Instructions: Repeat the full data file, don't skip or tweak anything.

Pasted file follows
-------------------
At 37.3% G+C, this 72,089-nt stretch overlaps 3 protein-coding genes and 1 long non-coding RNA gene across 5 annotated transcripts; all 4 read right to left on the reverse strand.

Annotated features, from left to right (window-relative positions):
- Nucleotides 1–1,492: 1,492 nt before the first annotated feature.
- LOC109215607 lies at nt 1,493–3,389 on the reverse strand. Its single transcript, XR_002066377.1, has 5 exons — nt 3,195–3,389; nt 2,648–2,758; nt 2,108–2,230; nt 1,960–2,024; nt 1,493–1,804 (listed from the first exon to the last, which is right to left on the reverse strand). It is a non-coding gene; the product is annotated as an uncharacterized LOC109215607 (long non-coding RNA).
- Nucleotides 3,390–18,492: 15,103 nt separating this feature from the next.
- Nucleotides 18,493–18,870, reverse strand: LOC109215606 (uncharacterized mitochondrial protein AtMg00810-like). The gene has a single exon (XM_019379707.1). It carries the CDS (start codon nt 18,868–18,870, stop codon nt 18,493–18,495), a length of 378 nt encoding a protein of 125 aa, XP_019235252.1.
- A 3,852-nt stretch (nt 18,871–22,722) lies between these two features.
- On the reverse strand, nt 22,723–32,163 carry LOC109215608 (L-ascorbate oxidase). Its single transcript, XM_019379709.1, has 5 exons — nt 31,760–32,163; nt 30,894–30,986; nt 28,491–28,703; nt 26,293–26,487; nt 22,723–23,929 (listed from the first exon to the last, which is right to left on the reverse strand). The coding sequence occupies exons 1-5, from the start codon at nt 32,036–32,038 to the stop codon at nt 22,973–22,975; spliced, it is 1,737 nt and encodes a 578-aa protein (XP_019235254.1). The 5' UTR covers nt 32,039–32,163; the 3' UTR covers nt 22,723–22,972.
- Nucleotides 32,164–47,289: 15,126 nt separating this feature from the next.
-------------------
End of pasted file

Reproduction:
At 37.3% G+C, this 72,089-nt stretch overlaps 3 protein-coding genes and 1 long non-coding RNA gene across 5 annotated transcripts; all 4 read right to left on the reverse strand.

Annotated features, from left to right (window-relative positions):
- Nucleotides 1–1,492: 1,492 nt before the first annotated feature.
- LOC109215607 lies at nt 1,493–3,389 on the reverse strand. Its single transcript, XR_002066377.1, has 5 exons — nt 3,195–3,389; nt 2,648–2,758; nt 2,108–2,230; nt 1,960–2,024; nt 1,493–1,804 (listed from the first exon to the last, which is right to left on the reverse strand). It is a non-coding gene; the product is annotated as an uncharacterized LOC109215607 (long non-coding RNA).
- Nucleotides 3,390–18,492: 15,103 nt separating this feature from the next.
- Nucleotides 18,493–18,870, reverse strand: LOC109215606 (uncharacterized mitochondrial protein AtMg00810-like). The gene has a single exon (XM_019379707.1). It carries the CDS (start codon nt 18,868–18,870, stop codon nt 18,493–18,495), a length of 378 nt encoding a protein of 125 aa, XP_019235252.1.
- A 3,852-nt stretch (nt 18,871–22,722) lies between these two features.
- On the reverse strand, nt 22,723–32,163 carry LOC109215608 (L-ascorbate oxidase). Its single transcript, XM_019379709.1, has 5 exons — nt 31,760–32,163; nt 30,894–30,986; nt 28,491–28,703; nt 26,293–26,487; nt 22,723–23,929 (listed from the first exon to the last, which is right to left on the reverse strand). The coding sequence occupies exons 1-5, from the start codon at nt 32,036–32,038 to the stop codon at nt 22,973–22,975; spliced, it is 1,737 nt and encodes a 578-aa protein (XP_019235254.1). The 5' UTR covers nt 32,039–32,163; the 3' UTR covers nt 22,723–22,972.
- Nucleotides 32,164–47,289: 15,126 nt separating this feature from the next.